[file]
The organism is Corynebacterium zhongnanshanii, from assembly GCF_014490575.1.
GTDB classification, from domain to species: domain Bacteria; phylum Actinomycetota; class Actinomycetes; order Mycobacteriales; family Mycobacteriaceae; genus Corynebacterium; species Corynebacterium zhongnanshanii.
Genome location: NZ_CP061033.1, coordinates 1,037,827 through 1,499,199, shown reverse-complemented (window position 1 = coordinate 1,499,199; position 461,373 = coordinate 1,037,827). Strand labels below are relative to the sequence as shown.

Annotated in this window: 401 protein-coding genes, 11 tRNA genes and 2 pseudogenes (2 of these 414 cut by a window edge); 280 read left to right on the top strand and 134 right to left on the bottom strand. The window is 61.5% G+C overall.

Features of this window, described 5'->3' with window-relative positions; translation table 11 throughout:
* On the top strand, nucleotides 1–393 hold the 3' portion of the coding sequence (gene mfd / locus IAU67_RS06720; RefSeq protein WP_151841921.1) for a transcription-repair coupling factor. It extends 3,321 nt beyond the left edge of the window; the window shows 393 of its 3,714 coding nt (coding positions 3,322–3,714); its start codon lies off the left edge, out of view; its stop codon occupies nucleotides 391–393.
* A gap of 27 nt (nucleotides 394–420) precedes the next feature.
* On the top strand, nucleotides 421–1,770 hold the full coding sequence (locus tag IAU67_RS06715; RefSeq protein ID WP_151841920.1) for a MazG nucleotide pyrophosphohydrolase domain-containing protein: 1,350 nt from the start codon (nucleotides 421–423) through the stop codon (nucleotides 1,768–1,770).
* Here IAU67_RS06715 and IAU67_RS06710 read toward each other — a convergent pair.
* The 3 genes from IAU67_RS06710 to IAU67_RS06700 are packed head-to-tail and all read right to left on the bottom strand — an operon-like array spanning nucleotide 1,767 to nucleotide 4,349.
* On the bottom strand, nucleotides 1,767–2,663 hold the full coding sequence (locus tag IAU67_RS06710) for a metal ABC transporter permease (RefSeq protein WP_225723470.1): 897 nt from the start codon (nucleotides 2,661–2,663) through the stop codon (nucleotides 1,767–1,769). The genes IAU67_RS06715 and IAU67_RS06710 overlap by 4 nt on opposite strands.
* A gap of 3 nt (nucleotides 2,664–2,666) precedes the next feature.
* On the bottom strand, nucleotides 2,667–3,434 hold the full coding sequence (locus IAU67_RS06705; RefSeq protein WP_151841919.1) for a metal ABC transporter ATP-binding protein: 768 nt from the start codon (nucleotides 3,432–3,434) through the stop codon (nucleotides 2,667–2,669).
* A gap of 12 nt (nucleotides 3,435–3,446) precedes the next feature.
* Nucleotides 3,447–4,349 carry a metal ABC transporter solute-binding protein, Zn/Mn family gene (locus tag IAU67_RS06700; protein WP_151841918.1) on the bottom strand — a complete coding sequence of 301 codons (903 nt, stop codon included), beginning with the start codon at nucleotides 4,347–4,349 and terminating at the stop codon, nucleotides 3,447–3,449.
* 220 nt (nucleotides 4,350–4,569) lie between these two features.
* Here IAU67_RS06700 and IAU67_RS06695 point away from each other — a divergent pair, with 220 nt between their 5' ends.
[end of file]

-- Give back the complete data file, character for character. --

The organism is Corynebacterium zhongnanshanii, from assembly GCF_014490575.1.
GTDB classification, from domain to species: domain Bacteria; phylum Actinomycetota; class Actinomycetes; order Mycobacteriales; family Mycobacteriaceae; genus Corynebacterium; species Corynebacterium zhongnanshanii.
Genome location: NZ_CP061033.1, coordinates 1,037,827 through 1,499,199, shown reverse-complemented (window position 1 = coordinate 1,499,199; position 461,373 = coordinate 1,037,827). Strand labels below are relative to the sequence as shown.

Annotated in this window: 401 protein-coding genes, 11 tRNA genes and 2 pseudogenes (2 of these 414 cut by a window edge); 280 read left to right on the top strand and 134 right to left on the bottom strand. The window is 61.5% G+C overall.

Features of this window, described 5'->3' with window-relative positions; translation table 11 throughout:
* On the top strand, nucleotides 1–393 hold the 3' portion of the coding sequence (gene mfd / locus IAU67_RS06720; RefSeq protein WP_151841921.1) for a transcription-repair coupling factor. It extends 3,321 nt beyond the left edge of the window; the window shows 393 of its 3,714 coding nt (coding positions 3,322–3,714); its start codon lies off the left edge, out of view; its stop codon occupies nucleotides 391–393.
* A gap of 27 nt (nucleotides 394–420) precedes the next feature.
* On the top strand, nucleotides 421–1,770 hold the full coding sequence (locus tag IAU67_RS06715; RefSeq protein ID WP_151841920.1) for a MazG nucleotide pyrophosphohydrolase domain-containing protein: 1,350 nt from the start codon (nucleotides 421–423) through the stop codon (nucleotides 1,768–1,770).
* Here IAU67_RS06715 and IAU67_RS06710 read toward each other — a convergent pair.
* The 3 genes from IAU67_RS06710 to IAU67_RS06700 are packed head-to-tail and all read right to left on the bottom strand — an operon-like array spanning nucleotide 1,767 to nucleotide 4,349.
* On the bottom strand, nucleotides 1,767–2,663 hold the full coding sequence (locus tag IAU67_RS06710) for a metal ABC transporter permease (RefSeq protein WP_225723470.1): 897 nt from the start codon (nucleotides 2,661–2,663) through the stop codon (nucleotides 1,767–1,769). The genes IAU67_RS06715 and IAU67_RS06710 overlap by 4 nt on opposite strands.
* A gap of 3 nt (nucleotides 2,664–2,666) precedes the next feature.
* On the bottom strand, nucleotides 2,667–3,434 hold the full coding sequence (locus IAU67_RS06705; RefSeq protein WP_151841919.1) for a metal ABC transporter ATP-binding protein: 768 nt from the start codon (nucleotides 3,432–3,434) through the stop codon (nucleotides 2,667–2,669).
* A gap of 12 nt (nucleotides 3,435–3,446) precedes the next feature.
* Nucleotides 3,447–4,349 carry a metal ABC transporter solute-binding protein, Zn/Mn family gene (locus tag IAU67_RS06700; protein WP_151841918.1) on the bottom strand — a complete coding sequence of 301 codons (903 nt, stop codon included), beginning with the start codon at nucleotides 4,347–4,349 and terminating at the stop codon, nucleotides 3,447–3,449.
* 220 nt (nucleotides 4,350–4,569) lie between these two features.
* Here IAU67_RS06700 and IAU67_RS06695 point away from each other — a divergent pair, with 220 nt between their 5' ends.